Birds' average weight

How do the weight activated squirrel proof feeders work? Why don’t they shut down when 4 birds sit on the feeder?

Most birds have hollow bones with internal struts that make them very strong. (Exceptions include swimming birds, like loons, which have solid bones to help them dive up to 150’ for food.)

Birds also have a smaller total number of bones than mammals. This is because many of their bones have fused together, making the skeleton more rigid. Birds do have more neck vertebrae than many other animals to help them groom their feathers. But overall it takes over 65 chubby chickadees to equal the weight of one medium squirrel.

House Finch feeding his baby

Lots of new faces have been showing up this week. One proud papa House Finch was showing his baby that the best bird food in town is at the Wild Birds Unlimited store in East Lansing, MI.

The Toughest Bird in the Neighborhood

Just who is the toughest bird in the neighborhood anyway? Is it the Red-tailed Hawk that soars overhead each afternoon in search of squirrels or the Great Horned Owl that terrorizes the night with its stealthy hunting tactics?

In reality, it's neither of them…it's actually that cute little woodpecker that visits your suet feeder in the backyard!

No joke! That little Downy Woodpecker (or any of its woodpecker relatives) lives a punishing existence that most other birds would probably consider a life of being condemned to hard labor, and they have to be really tough in order to survive it.

And woodpeckers couldn't get much tougher - they are thick-skinned, hard-headed and heavy-hitting!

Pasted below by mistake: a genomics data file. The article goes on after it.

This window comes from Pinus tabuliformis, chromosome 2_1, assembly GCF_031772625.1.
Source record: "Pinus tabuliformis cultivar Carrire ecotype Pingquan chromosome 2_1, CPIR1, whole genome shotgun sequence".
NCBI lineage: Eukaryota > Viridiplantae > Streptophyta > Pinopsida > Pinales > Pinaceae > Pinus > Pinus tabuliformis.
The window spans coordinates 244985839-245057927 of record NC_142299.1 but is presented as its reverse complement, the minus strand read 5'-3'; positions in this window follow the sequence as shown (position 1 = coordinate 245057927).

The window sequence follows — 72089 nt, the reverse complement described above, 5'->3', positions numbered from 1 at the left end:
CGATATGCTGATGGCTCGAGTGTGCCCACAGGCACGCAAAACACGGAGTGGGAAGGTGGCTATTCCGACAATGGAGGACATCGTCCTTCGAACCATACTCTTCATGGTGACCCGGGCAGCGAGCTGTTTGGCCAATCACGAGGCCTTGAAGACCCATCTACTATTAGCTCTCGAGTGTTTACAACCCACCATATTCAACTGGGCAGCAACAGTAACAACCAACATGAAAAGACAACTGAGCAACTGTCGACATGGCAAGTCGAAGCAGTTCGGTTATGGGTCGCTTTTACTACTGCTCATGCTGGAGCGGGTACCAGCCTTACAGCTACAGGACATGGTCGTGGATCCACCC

Their skin is thicker than most other birds in order to protect them from rough tree bark and biting insects. Their reinforced skull and bill are strong enough to withstand blows that exceed ten times the force of gravity as they repeatedly strike a tree at over 13 mph.
The other end of a woodpecker is also built tough. Its' pointed tail feathers are especially strong and rigid, able to withstand the punishment of supporting its own weight as it climbs and clings to trees.

This month can often bring the best tough guy activity of the year to the feeders in your yard. With lots of young woodpeckers around and the molting process in full swing, woodpeckers are seeking the extra calories and proteins that feeders can provide.

Original Article from: WBU Nature News

Related Articles: 

How to stop birds from hitting the window

Right now there are still young birds around learning the ropes and unfortunately, many times it's the inexperienced birds that fall victim to window strikes. Birds also strike windows as they quickly try to escape predators, hitting glass in a moment of panic. And during spring and fall migration, window strikes increase as birds unfamiliar with the area pass through.Window strikes are hard to totally eliminate, but there are ways to reduce them and/or reduce their severity:

1. Locate feeders and birdbaths within 1-2 feet of them so they can't gather enough speed to cause significant injury or about 20-30 feet from windows so birds have time to change direction. Window feeders also alert birds to a window.

2. Window screens will reduce injury even if a bird flies into it. Use them where practical.